Category Archives: Greta Isaac

Album(s) of the Year, 2015

staves_ifIwas

What a long, strange year it’s been – a wealth of music released and unheard by me, primarily due to the greying demographic I find myself in and the continued cloistering of my catholic tastes. Variety is the spice of life, it’s said, and I enjoy a wide range of styles and genres – everything from adult contemporary, pop, rock, R&B and soul to Americana, old-school country, folk and jazz. Yet, I find myself feasting less often on a sonic stew sautéed by up-and-coming chefs and, instead, savoring the sounds of the tried-and-true, with the chief stewards including such stalwarts as (small surprise) Paul McCartney, Linda Ronstadt and Neil Young.

That’s what I told myself going into this annual exercise, at any rate, but the results – as you’ll soon read – tell a slightly different story.

The British singer-songwriter Rumer, for instance, is still relatively new, given that her debut album, the classic Seasons of My Soul, dates to 2010. Theoretically, Into Colour, her third long-player, could be among this year’s picks, given that it was released in the U.S. in February. It’s not, though, because it was initially released in the U.K. in October 2014, made my Top 5 for that year, and I don’t go for double-dipping. She also put out – on her own label – the odds-and-sods B Sides & Rarities collection in late 2014, which was given wider release (and received many nice reviews) this year. It, too, is worth tracking down – as is my first Honorable Mention “album” of the year, her (very) recent Love Is the Answer.

IMG_0072“Album” is in quotes because Love Is the Answer is an extended play that features the Todd Rundgren/Utopia title tune and re-recordings of three songs that didn’t make the B Sides set due to (I believe) licensing issues – the Hall & Oates classic “I Can’t Go for That (No Can Do),” which she first sang with Hall on Live from Daryl’s House; Carole King’s “Being at War With Each Other,” which she first covered with the Brit R&B singer Lemar at a BBC Radio 2 event in 2011; and a silky-smooth spin of William DeVaughan’s “Be Thankful for What You Got,” which she also sang with Daryl Hall on his TV show.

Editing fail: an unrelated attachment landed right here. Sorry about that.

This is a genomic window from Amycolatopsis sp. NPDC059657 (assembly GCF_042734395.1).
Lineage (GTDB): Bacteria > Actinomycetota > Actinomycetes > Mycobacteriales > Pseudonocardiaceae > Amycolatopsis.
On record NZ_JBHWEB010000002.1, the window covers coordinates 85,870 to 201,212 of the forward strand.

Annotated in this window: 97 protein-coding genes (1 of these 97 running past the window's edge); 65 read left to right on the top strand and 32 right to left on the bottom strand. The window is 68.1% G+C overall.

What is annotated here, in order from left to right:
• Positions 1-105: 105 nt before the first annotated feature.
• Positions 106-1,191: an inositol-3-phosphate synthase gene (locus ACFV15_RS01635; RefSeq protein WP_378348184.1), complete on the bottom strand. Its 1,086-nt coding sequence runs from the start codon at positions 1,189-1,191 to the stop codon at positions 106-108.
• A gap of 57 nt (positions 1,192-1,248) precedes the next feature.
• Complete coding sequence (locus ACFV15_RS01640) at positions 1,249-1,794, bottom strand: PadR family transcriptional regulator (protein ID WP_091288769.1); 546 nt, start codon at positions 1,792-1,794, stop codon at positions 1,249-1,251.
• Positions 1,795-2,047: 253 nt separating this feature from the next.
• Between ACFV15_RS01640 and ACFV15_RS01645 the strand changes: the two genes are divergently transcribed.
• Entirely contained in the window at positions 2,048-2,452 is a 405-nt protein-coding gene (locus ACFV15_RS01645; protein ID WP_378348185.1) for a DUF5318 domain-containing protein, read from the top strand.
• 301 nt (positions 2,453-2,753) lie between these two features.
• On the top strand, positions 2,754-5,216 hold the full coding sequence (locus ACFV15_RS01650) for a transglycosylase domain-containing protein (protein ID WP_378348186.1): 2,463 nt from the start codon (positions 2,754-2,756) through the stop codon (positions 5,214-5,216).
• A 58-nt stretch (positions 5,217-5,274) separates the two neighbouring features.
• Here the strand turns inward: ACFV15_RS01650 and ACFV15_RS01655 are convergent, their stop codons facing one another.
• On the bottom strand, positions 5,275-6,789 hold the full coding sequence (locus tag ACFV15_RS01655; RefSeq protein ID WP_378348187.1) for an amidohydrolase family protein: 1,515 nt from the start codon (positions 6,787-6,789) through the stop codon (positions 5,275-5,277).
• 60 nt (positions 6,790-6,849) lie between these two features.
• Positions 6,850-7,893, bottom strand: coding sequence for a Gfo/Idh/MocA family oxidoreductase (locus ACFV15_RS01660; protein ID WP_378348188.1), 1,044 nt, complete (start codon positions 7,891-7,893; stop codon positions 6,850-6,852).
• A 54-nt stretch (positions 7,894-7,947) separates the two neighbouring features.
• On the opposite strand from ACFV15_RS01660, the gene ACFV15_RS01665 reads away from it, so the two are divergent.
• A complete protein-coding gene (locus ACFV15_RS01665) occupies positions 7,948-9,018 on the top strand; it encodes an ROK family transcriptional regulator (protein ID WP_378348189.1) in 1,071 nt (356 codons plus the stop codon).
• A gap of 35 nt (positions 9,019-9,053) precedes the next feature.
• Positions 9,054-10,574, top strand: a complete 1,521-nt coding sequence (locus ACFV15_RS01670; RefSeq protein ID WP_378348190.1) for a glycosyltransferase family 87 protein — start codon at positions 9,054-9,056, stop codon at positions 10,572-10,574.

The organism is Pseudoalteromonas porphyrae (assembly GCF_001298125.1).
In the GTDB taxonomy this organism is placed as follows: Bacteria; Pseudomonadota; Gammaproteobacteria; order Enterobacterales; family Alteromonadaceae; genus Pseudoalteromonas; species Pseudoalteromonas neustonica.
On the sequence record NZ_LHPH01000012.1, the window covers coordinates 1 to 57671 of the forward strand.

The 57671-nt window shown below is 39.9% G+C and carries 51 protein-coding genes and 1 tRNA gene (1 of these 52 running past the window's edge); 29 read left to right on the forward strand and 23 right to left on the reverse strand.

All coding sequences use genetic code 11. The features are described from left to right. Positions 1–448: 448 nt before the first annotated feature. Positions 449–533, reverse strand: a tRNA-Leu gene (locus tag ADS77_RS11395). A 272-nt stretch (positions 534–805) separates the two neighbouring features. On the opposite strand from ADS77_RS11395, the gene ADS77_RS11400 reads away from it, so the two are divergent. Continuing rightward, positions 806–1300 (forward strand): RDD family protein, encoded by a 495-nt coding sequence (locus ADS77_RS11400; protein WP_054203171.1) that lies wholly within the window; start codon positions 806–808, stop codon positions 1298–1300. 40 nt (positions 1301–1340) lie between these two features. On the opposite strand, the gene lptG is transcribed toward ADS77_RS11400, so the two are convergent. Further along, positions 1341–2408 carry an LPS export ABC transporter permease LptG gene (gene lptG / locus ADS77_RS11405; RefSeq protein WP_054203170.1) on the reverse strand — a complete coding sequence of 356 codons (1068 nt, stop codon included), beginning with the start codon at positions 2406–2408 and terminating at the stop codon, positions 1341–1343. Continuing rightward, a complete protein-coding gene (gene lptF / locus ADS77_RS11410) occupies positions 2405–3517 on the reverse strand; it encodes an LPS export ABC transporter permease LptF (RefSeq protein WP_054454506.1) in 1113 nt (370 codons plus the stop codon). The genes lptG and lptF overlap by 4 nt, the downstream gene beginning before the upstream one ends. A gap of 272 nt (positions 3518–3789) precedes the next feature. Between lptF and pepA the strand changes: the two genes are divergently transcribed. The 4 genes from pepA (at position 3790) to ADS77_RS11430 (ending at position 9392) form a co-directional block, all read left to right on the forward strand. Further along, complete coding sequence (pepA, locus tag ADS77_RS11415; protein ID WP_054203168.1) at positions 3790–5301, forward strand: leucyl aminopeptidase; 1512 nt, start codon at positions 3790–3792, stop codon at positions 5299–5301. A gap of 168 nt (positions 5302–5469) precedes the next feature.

My second Honorable Mention is another E.P. – Greta Isaac’s Oh Babe. My only criticism: its brevity. I reviewed it (and her 2014 E.P., Down by the Water) earlier this year, so won’t repeat myself other than to say: They’re magical songs that resonate long after the final note fades to silence.

liannelahavasI discovered my No. 5 album during one of our regular B&N jaunts. While sitting in the cafe flipping through a Mojo or Uncut magazine, and sipping a vente white chocolate mocha with an extra shot of espresso and a dash of raspberry (a delicious confection, I hasten to add), an uptempo melody whirled and swirled around us like an age-old friend, yet it was one I’d never before heard. Diane liked the music, too, and before you know it I was headed to the music department to learn who, exactly, was singing. Lianne La Havas, an up-and-coming Brit jazz-R&B singer, was her name.

Blood, the album in question, is an intoxicating ride of melodies that move and groove like the soul classics of yesteryear, with Prince and Janet Jackson influences, too – most notably on “What You Don’t Do.”

rickielee_desireMy pick for No. 4: Rickie Lee Jones’ The Other Side of Desire. As I wrote in my Nothing to Do But Today: Top 5 post in July, the album “possesses a vibe that radiates instant familiarity.” Part of that, I’m sure, is due to me being a longtime fan of the hipster songstress, but I’d like to think the larger reason is because of the music itself. “Feet on the Ground,” which I highlighted then, remains one favorite (and my overall favorite track from the set). “Jimmy Choos” is another –

– and “Christmas in New Orleans” yet another. Here’s a stripped-down version of it:

neil_monsantoMy pick for No. 3: The Monsanto Years by Neil Young & Promise of the Real. Oh, I can hear the groans from some folks, most of whom either haven’t heard it or, if they have, didn’t actually listen to it. (That’s a distinction not everyone will get, I’m sure.) It’s an anti-GMO, anti-corporate, anti-greed broadside with much heart and (black) humor strewn throughout – which explains why the songs resonated with audiences when he played them live with Promise of the Real over the summer. They possess a glorious Ragged Glory vibe, with thick chords, even thicker rhythms, and melodies that linger long after the morning fog has burned off. “Big Box,” which conjures “Crime in the City” and “Ordinary People,” is one highlight; and the opening “A New Day for Love” is another.

Melody Gardot’s Currency of ManIMG_4459, my No. 2 for the year, is a riveting, R&B-infused collection of songs, possessing fat chords, sinewy melodies and incisive lyrics that delve deep into the state of the world. Homelessness and racism are among the themes  – as are matters of the psyche and soul. In concert, as is often the case, the music took off into a deeper dimension, but the recorded effort is just plain great. “Bad News,” as I wrote here, sounds like an out-take from Peggy Lee’s Black Coffee. Above all, though, there’s that voice…

…and “Preacherman,” the lead single, is a haunting, powerful and propulsive ode.